When visiting New York City, there is no way you can forego Times Square at Midtown Manhattan. Times Square is the junction of Broadway and Seventh Avenue, and I am sure you have seen it both on TV and in several movies; this is where the ball drops every New Year’s Eve. This commercial intersection is brightly adorned with billboards and advertisements, and if you have money to spend, you can spend it quickly here in the many shops, theatres and restaurants. It is one of the world’s busiest pedestrian crossings, but does not hold a candle to the Big Scramble (Shibuya Crossing) in Tokyo. (I have posted two videos from the Big Scramble in Tokyo here, but that post was written in Norwegian, so you might want to scroll down to the videos if you cannot read Norwegian.)
If you are into the cultural stuff, you might want to catch a play or a show at one of the many theatres on Broadway. We were just a couple of days too late to catch George Takei’s musical “Allegiance”, which was the only musical we really wanted to see.
The junction was named Longacre Square until 1904 when it was renamed because The New York Times moved its headquarters to the newly erected Times Building. Before and after the American Revolution, the owner, John Morin Scott, a General of the New York militia, owned and farmed the area and used it for horse breeding. His manor house was at what is currently 43rd Street. In the first half of the 19th century, John Jacob Astor owned the land, and made a fortune selling off lots to hotels and other real estate concerns as the city rapidly grew north.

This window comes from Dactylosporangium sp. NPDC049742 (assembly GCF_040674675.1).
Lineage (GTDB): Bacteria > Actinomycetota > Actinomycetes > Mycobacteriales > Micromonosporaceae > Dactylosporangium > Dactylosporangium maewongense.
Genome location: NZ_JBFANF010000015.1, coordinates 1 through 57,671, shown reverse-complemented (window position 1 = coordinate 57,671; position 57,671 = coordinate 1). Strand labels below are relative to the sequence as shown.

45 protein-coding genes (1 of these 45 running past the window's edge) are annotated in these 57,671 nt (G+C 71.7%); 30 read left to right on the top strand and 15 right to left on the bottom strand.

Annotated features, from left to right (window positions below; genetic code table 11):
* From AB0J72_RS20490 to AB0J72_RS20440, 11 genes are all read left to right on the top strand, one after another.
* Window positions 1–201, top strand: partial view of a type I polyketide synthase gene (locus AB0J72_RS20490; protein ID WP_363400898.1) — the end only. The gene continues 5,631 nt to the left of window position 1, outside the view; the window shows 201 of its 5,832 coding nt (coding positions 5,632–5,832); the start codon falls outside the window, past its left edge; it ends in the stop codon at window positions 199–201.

In the 1930’s Times Square acquired a reputation as a dangerous neighborhood, a rep that would last into the early 1990s, due to its go-go bars, sex shops, peeps shows and adult theatres. Crime rates were high, and police morale was low. In the mid-1990s Mayor Rudy Giuliani led an effort to clean up the area; security was increased, pornographic theatres were closed, and “undesirable” renters were pressured to relocate. Rudy Giuliani was known to be “tough on crime” and is widely credited for major improvements in the city’s quality of life and rates of violent crimes. Still I did get the impression that he was not very well liked by the New Yawkers.
One of Times Square’s nicknames is “The Center of the Universe”, and that is understandable knowing that approximately 330.000 people pass through Times Square daily. Even though Times Square is not the center of my universe, I still highly recommend a visit here. It is a fun place for sure.